The late First Lady Rosalynn Carter had a famous quote: “There are only four kinds of people in the world — those that have been caregivers, those that are caregivers, those who will be caregivers, and those who will need caregivers.” Given that this affects so many of us, I asked a psychologist friend of mine, Barbara Shaffer, to provide some of her expertise on staying healthy as a caregiver for a family member. This is part one of three articles on the topic that she so graciously provided.
Because of the vicissitudes of health insurance, personal finances and other variables, in-home, unpaid caregiving poses major challenges to millions of people. 75% of caregivers for an adult over the age of 50 are women. With an average age of 65, they can spend almost as many hours a week providing care as in a full-time job. Many younger caregivers are also employed and raising their children. Both men and women provide an equal amount of care if they are age 75 and above and caring for a spouse. The average age of care recipients is around 70, and they too struggle with many challenges.
The Caregiver Role Has A Lot Of Responsibility
Responsibilities that fall on the shoulders of the caregiver range from grocery shopping and laundry to being an advocate with providers, government agencies, community services and insurance companies; from feeding, bathing, dressing, and giving toileting assistance to the care recipient to performing medical and nursing tasks while feeling decidedly untrained and inadequate; from providing emotional support to engaging in prolonged, frustrating telephone calls about billing, benefits, and payment issues – or waiting on hold forever.
Caregiving Can Be Exhausting – Physically and Mentally
Clearly, not everyone is by nature and/or experience able to carry out such diverse tasks with ease and accuracy. Given the many responsibilities and the always-on-call nature that can be part of caregiving, it’s no surprise that exhaustion, a weakened immune system, frustration, depression and/or anxiety can develop. Around 70% of caregivers show signs of clinical depression, and many are taking medication for depression and anxiety.
Factors that tend to be related to the degree of impact on the caregiver are the caregiver’s age, health status, and gender; the duration of the caregiving; the degree of stress; the presence of positive social relationships. Good health and positive social relationships seem to be the most important mediating variables.
Family Caregivers Also Deal With Emotional Connections
In addition to the burden of responsibilities, there is the weight of losses and regrets felt by the caregiver. Losses can include freedom and privacy if the caregiver and recipient need to live together. Self-confidence can be dealt a stunning blow with criticism and untrue accusations of theft and immorality. Other losses are personal control, a full sense of self, income, and perhaps a dream. Of course, one of the most profound losses can be the death of the recipient of the care. Additionally, regrets tend to haunt and to keep alive incidents of impatience, unkind words, exhaustion.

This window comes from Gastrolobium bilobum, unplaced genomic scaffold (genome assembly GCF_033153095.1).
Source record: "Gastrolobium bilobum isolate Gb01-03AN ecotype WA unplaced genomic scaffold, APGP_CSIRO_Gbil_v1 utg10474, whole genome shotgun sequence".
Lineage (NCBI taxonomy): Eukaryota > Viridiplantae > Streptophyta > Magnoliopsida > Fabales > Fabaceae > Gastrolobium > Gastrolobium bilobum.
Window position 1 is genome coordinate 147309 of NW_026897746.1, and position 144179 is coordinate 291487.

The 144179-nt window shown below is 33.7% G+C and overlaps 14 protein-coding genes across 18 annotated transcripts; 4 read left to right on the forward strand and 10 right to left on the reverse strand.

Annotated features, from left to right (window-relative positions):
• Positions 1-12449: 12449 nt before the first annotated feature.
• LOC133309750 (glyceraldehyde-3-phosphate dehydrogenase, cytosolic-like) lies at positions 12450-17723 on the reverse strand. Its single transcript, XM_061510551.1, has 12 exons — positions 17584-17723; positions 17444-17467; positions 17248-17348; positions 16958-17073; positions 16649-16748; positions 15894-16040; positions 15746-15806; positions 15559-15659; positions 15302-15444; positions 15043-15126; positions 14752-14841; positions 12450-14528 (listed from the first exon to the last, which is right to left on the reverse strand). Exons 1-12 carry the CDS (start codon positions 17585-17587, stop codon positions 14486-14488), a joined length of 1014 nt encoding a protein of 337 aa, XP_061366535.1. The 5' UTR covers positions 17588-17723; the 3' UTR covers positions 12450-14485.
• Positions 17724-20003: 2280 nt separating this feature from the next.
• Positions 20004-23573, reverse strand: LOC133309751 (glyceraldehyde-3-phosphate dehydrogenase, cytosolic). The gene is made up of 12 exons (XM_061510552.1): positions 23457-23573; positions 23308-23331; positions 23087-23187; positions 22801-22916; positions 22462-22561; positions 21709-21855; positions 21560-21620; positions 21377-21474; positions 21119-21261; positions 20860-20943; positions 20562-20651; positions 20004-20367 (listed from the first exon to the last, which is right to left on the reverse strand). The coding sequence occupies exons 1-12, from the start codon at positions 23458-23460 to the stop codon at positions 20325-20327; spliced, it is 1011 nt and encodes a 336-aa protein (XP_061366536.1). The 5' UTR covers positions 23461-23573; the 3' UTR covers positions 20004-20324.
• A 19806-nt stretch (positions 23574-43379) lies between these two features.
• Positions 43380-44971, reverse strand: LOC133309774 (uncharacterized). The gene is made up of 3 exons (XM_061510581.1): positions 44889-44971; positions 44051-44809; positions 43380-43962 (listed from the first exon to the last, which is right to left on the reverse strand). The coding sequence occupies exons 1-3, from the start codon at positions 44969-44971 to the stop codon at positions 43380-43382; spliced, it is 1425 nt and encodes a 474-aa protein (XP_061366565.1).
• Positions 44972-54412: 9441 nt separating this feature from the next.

Around 30% of caregivers die before the person they are caring for. Nonfatal illnesses like depression and autoimmune diseases are pervasive. Moreover, elderly caregivers have a 63% higher risk of dying than non-caregivers in the same age group.
Ways To Recharge The Caregiver
Obviously, such an emotional and physical toll will bankrupt the caregiver unless efforts are made to replenish resources. Resources can be restored and preserved through several kinds of self-care. Self-care is not selfish, not a luxury; it’s a necessity! A familiar parallel from commercial flying would be the necessity of putting on one’s oxygen mask first in an emergency in order to be able to assist others.
In order to replenish resources, the following suggestions are offered:
- Be sure to keep all annual physical and dental appointments and have a thorough physical. Stress depletes serotonin, which can lead to depression. Antidepressants restore serotonin and can treat anxiety as well.
- Eat healthily and keep hydrated. (not with alcohol!)
- Take time outside daily, even 10 minutes in the morning and 10 in the afternoon. Research has shown that time spent in nature is an antidote to stress and lowers blood pressure and stress hormone levels, reduces anxiety, and improves mood. Focus on your surroundings. And stay off your phone!
- Journaling helps to put feelings into words so they don’t just swirl around in your mind. Consult with a therapist; telehealth makes that easier now.
- Keep a gratitude journal and record three things each day that you can be grateful for. Research has shown that gratitude increases happiness.
- Restore parts of your life: resurrect an old hobby, read your favorite genre, listen to your favorite music, watch reruns of your favorite shows.
- Develop and use respite care options: adult daycare; in-home care; short term nursing home care. For yourself, ask to use someone’s beach house or house while they’re away. That’s budget friendly!
- Meditate/pray. Seek the help and support of a faith community and/or clergy.
- Pursue humor and laughter. Jeanne Robertson’s YouTube channel hilariously demonstrates how to find humor in everyday events.
- Keep in touch with positive family and friends. Technology can facilitate that.
While caregiving can be rewarding, it can also take a heavy emotional toll and affect the mind, body and spirit in harmful ways. Selfcare is a powerful frontline antidote.
Barbara W. Shaffer, PhD, is a licensed psychologist in private practice in Pennsylvania. She has more than 40 years of experience and has helped many many people manage stress in their lives, including many caregivers.
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